In addition to dopaminergic activity, other underlying molecular mechanisms may also play a role in schizophrenia development. Microarray technology was utilized to examine gene expression patterns in 24 schizophrenic or control patients. This technology can pinpoint differential gene expression patterns, and the underlying molecular mechanisms can then be examined. Experimental analysis was conducted on subjects diagnosed with chronic schizophrenia and controls, all of whom died from natural causes. After death the dorsolateral prefrontal cortex of the subjects was dissected into ~0.5cm tissue cubes. In the 89 genes that showed differential expression patterns in schizophrenic vs. control subjects, a categorical pattern emerged. The majority of these genes were involved in mechanism of signal transduction, neurotransmission, neuronal development, synaptic plasticity, and most prominently myelination (Hakak et al., 2001). Of these 5 categories, all but myelination appear to have an increase in gene expression compared to the control. Although not conclusively followed up with, this data indicates that multiple, if not all these genes may play a role in the symptomology of schizophrenia. The downregulation of the myelination genes plays a role in this theory, as the 5 genes in this category all aid in formation of oligodendrocytes. Commonly known, oligodendrocytes produce myelin in the central nervous system. The primary function of myelin is to aid in cell signaling and protect neurons. With deficient production, this can cause significant changes in brain circuitry. In addition, the authors noted that in humans, myelin production by oligodendrocytes within the region examined (prefrontal cortex) begins to occur from late adolescence to early adulthood. This coincides with the period that both men and women begin to report symptoms of schizophrenia development. The conclusion can be drawn that this deficiency may go unnoticed for much of the early stages of life, but as myelin production begins this could be a tipping point for disease onset (Hakak et al., 2001).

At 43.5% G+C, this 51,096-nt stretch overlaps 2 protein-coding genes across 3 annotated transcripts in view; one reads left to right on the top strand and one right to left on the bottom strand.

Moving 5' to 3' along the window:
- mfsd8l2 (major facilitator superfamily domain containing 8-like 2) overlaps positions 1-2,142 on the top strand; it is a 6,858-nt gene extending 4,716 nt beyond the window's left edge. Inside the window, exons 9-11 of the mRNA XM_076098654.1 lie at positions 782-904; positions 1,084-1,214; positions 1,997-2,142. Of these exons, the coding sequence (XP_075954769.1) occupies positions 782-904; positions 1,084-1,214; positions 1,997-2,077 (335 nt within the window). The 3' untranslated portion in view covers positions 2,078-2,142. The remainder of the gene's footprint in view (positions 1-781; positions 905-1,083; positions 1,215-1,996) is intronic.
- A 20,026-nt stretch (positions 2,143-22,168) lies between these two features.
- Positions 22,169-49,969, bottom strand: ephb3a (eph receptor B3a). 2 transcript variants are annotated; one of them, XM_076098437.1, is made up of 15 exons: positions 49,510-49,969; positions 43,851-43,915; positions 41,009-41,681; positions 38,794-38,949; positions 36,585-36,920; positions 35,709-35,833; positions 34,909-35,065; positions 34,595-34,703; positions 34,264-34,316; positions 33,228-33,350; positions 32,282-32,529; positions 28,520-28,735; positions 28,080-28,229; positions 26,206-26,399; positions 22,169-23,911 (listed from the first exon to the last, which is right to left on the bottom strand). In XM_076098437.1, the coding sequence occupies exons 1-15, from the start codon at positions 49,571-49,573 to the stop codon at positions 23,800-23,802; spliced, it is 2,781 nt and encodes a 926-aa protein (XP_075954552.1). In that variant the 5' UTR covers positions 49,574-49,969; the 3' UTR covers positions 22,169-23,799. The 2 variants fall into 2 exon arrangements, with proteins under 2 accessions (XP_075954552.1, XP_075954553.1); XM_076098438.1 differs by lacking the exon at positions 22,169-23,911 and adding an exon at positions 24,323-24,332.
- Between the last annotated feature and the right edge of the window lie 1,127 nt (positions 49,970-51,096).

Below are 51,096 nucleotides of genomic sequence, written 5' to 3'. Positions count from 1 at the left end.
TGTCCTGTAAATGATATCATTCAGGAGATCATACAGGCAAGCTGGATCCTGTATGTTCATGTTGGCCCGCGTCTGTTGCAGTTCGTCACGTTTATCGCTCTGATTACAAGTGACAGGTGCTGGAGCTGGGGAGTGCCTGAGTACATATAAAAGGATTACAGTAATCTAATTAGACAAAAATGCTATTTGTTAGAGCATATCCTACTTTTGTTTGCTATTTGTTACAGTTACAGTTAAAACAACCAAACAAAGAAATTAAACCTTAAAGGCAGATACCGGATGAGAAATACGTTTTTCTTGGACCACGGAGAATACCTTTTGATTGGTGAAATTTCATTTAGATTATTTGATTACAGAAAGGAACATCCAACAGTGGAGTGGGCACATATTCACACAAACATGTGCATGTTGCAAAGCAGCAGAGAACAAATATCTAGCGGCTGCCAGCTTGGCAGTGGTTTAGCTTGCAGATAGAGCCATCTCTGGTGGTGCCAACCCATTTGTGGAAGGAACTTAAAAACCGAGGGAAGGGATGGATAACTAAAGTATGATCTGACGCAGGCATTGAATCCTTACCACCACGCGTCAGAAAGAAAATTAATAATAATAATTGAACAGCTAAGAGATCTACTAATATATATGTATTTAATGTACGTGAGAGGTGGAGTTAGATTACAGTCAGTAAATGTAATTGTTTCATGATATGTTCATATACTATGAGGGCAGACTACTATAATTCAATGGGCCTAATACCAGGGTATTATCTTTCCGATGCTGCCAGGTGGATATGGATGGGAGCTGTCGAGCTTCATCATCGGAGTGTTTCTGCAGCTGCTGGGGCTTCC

In addition to disruptions in neurological pathways, specific gene loci have begun to be implicated in risk for schizophrenia development. Over 100 of these loci have now been located, however this research remains generally fragmented (Harrison, 2015). This has remained the case because no one aberrant gene can be directly correlated to schizophrenia development. It has been maintained in the literature that multiple aspects of genetic predisposition linked to specific environmental triggers must be connected to lead to a schizophrenia diagnosis. Previous human and animal studies have linked the DISC1 gene to mental illness and schizophrenic phenotype. This gene is involved in numerous activities, making it hard to decipher which aspect of its disfunction may lead to this symptomology. A shortened DISC1 transgene from a human source was inserted under the ?±CaMKII promoter in C57BL/6 mice. Expression of this gene leads to dominant negative phenotype. Two lines of transgene mice were created and compared to one wildtype line. The ?±CaMKII promoter was chosen specifically because of its role in gene expression in the prefrontal cortex and hippocampus. From 3-8 months of age several behavioral analyses exams and in vivo MRI scans were conducted to survey a wide variety of characteristics in the tg C57BL/6 mice (Hikida et al., 2007). A staple phenotype in a large percentage of schizophrenic patients is abnormal sizing of the lateral ventricles. In vivo MRI scanning of tg line 10 at 6 weeks and 3 months showed significantly larger left lateral ventricles compared to wildtype. In the same line, the ratio between left and right ventricles as well as lateral ventricles to whole brain volume was shown to be larger in tg compared to wildtype, however, this only became significant at 3 months of age. (Figure 2).